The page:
By Peter Biancamano, co-owner of M&P Biancamano DeliGetty Images
You chop up the cheese curds with a knife. I just slice it up, make little pieces - three by one inch slices - and put it in a stainless steel bowl. It's got to be stainless steel because you put in the boiling water, and stainless steel keeps the water hot.
You put boiling water inside - cover the cheese, but not too much - and you let it sit for 5-6 minutes so everything will melt. After six minutes, you take the water out and push down on the curd to get it all.
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Then you pour more boiling water on, same as before and start to work on it. Work on it means with a spoon, a big wood spoon, and you turn it, and it melts, and you put it all together. You've got to keep on moving it. Sometimes you mash into it a little bit. If the curd melts right away, it's too much water, so you have to take some off. And if it doesn't work out smooth, you've got to put more water in.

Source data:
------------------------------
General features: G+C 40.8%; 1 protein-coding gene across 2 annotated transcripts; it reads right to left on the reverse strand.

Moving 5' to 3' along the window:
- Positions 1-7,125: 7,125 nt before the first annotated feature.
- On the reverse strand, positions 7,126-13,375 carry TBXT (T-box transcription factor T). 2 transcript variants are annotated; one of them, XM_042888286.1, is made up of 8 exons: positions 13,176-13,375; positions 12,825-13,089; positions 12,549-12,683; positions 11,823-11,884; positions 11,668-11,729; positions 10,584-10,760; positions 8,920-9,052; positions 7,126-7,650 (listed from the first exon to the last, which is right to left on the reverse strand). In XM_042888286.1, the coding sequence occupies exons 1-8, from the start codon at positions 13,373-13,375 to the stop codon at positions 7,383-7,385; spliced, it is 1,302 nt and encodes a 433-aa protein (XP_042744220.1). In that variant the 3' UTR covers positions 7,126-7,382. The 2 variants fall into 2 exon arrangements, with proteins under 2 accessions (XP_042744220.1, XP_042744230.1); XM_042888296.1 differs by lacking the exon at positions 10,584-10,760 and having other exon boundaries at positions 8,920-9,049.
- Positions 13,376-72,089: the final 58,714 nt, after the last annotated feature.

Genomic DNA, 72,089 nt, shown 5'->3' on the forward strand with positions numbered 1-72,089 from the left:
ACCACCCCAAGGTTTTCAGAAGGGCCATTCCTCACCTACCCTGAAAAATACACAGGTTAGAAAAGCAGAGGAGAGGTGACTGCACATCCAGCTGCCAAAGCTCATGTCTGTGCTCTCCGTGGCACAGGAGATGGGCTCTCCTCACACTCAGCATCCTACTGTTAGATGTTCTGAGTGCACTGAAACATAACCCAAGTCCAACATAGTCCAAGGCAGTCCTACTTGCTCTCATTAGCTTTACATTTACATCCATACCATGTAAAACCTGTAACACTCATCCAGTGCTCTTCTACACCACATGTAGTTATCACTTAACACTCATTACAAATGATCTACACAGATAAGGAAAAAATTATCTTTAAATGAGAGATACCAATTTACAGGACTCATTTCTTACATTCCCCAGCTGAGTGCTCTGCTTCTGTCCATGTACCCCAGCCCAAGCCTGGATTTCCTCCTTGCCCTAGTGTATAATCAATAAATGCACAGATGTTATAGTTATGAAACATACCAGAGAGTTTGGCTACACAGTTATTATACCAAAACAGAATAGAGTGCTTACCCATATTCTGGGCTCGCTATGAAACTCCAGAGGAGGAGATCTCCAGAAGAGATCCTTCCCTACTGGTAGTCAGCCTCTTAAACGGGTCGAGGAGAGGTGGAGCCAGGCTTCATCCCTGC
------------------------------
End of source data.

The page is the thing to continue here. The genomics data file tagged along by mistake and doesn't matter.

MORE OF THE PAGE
That process takes a good 15 to 20 minutes until everything is melted. At the beginning the curd is very rough, but when it's nice and smooth and you pick it up with a spoon and it's stringy - that's when you know it's almost ready.
When it's ready, you start to do any shapes you want. You can do the braids. You can do the little bocconcini. You've got to work with your hands a lot to make it a little smaller, a little bigger. And then you put it in the cold, salty water. Just cold water from the faucet, and for a 10-pound batch, you can put 8 ounces of salt in the cold water.
Once it's sat a good hour, you can eat it. If you take it out right away, it's going to melt again. It's got to firm in the cold water. That's what the cold water does. And it gets it to a temperature that's good to eat. Not too cold, not too warm.
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